The Housework Lament

18. Cleaning: Hey, even writers and creative artists have to do housework sometimes. Write about doing laundry, dishes, and other cleaning activities.

https://thinkwritten.com/365-creative-writing-prompts/

Even writers and creative artists have to do housework sometimes? Oh, please. Give me a break. I spend so much of my time doing housework that I’d really rather not spend the time I have to write even thinking about it.

Damn it, I’ve spent so much of today on housework that I’d nearly forgotten to do today’s writing challenge. I was sitting, folding laundry when I realized I hadn’t written today!

I’ll tell you about housework.

The worst part about housework, is that whether I am actually executing the work or not, I am responsible for it. What is so exhausting is not how much of it I actually do (a lot) but how much I have to think about it.

With some exceptions, if I do not ask someone to do a piece of housework, it will not get done.

I could elaborate. In fact, I had written nearly a page griping on about it.

But I’m tired. Any homemaker knows what I mean. The person who carries the family’s entire schedule and inventory of home supplies in their head is going to be exhausted.

A Vicious Cycle

The conversation that my husband and I have over and over again is how hard it is, what a weight it is, to be the one harping on everyone to do their chores.

But perhaps it’s a vicious cycle. Perhaps because I remind everyone of their chores, they figure they don’t have to remember because I will tell them. And I know that if I don’t tell them, the chores won’t get done.

How do I break the cycle? Can anyone tell me?

Defining “Work”

15. Eavesdropper: Create a poem, short story, or journal entry about a conversation you’ve overheard.

https://thinkwritten.com/365-creative-writing-prompts/

This morning, while my boys were having their breakfast, I overheard the following conversation:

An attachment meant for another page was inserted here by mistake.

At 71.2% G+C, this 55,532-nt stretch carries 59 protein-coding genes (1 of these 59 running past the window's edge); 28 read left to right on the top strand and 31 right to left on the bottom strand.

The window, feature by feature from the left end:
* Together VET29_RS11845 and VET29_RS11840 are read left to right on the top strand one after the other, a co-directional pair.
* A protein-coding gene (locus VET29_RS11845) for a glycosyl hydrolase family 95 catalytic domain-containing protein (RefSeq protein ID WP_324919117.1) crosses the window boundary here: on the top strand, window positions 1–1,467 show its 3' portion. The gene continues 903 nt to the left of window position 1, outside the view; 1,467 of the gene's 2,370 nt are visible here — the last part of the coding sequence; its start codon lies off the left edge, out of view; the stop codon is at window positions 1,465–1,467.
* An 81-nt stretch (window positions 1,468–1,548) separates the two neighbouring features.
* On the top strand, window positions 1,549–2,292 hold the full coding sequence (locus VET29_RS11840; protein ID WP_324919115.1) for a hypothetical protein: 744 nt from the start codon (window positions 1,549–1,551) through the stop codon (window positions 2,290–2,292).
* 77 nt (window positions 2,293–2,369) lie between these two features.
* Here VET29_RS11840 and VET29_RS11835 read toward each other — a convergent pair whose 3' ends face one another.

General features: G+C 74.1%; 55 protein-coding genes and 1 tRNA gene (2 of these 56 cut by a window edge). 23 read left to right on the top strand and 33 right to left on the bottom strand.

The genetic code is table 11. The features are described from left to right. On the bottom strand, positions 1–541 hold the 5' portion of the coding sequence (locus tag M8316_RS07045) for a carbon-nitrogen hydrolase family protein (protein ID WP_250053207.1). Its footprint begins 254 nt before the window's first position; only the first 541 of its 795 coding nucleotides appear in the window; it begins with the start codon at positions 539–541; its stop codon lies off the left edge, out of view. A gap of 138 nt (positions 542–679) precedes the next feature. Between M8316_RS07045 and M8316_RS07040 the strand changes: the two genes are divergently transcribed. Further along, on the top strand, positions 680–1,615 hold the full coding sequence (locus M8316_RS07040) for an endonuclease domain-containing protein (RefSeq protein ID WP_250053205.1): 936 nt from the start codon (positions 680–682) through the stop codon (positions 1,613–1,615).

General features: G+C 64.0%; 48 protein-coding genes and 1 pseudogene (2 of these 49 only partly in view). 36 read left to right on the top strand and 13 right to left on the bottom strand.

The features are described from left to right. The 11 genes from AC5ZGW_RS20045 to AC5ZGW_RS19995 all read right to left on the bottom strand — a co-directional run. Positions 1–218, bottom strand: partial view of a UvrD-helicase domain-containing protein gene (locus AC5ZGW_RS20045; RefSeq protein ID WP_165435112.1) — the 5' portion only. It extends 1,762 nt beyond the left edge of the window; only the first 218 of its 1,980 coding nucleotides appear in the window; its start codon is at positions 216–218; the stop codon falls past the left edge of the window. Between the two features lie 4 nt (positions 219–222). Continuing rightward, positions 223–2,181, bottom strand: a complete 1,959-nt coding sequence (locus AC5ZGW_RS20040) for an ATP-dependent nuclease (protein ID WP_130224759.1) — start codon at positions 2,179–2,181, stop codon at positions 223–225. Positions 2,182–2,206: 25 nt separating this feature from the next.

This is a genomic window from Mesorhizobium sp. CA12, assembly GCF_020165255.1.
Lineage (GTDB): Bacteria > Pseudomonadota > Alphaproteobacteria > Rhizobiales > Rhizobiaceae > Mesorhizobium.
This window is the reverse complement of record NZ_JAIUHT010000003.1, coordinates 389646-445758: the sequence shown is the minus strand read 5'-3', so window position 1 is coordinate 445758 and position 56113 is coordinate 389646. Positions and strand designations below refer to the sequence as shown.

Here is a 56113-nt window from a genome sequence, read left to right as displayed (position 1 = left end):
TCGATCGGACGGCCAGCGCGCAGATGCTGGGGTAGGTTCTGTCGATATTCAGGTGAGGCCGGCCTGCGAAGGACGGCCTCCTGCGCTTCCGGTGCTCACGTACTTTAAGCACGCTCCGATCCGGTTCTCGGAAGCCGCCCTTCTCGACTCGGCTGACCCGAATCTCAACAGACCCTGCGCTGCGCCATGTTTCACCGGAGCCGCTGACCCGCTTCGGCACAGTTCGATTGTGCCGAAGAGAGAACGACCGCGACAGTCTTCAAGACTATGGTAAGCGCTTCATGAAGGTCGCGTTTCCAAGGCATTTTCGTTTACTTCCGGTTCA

“Papá went to work.”
“And mamá went to work.”
“What? Mamá doesn’t work!” (Laughter.)
“[Giggles] Mamá doesn’t work, yeah!”
“Mamá doesn’t do any work!”
“No, mama doesn’t do any work!”

Uproarious laughter. As if they had said something extremely witty.

I had been slicing an orange and I appeared (somewhat menacingly) next to them at the table, orange and knife in hand.

The dark, glowering look on my face (paired, perhaps, with the knife) must have been enough to tell them that Mamá was not happy, because they immediately fell silent.

“Let me make one thing very clear,” I said through clenched teeth. “Mamá does work. She may not get paid. She may not leave the house. But let me assure you that your mother does, in fact, work.”

Awed silence.

Then, a tentative question. “But Mamá… What work do you do?”

What work do I do? What work does any homemaker do? The list of the tedious, thankless jobs I do ran through my head. Scheduling, meal planning, shopping, cooking, tidying, cleaning, washing, folding, ironing (occasionally), wrangling, finding every lost item in the house, activity planning and coordinating, and so many, many more.

So in answer to my son’s infuriating question, I said, “I am CEO, operations director, head chef, chief medical officer, and various other positions, all in the home.”

Puzzlement. I added, “If anyone asks you what your mother does for work, you can tell them, ‘She works in the home.’”

Another little voice piped up. “Mamá, you’re not going to poke me?”

I looked at my younger son in confusion. Then I remembered the knife. I dropped my hand to my side.

“No, of course not my love.” Sweet smiles spread across their faces.

As I went back to slicing my orange, I couldn’t help but feel that I had inadequately addressed the situation. How does a homemaking mother teach her male children to value and appreciate what she does? How do I help them understand that what I do is not to be taken for granted?

How do I teach them not to assume that every mother does what I do? Not to assume that I work at home because I am a mother?

Heavy questions. I sighed. “Just another Thursday morning,” I thought to myself.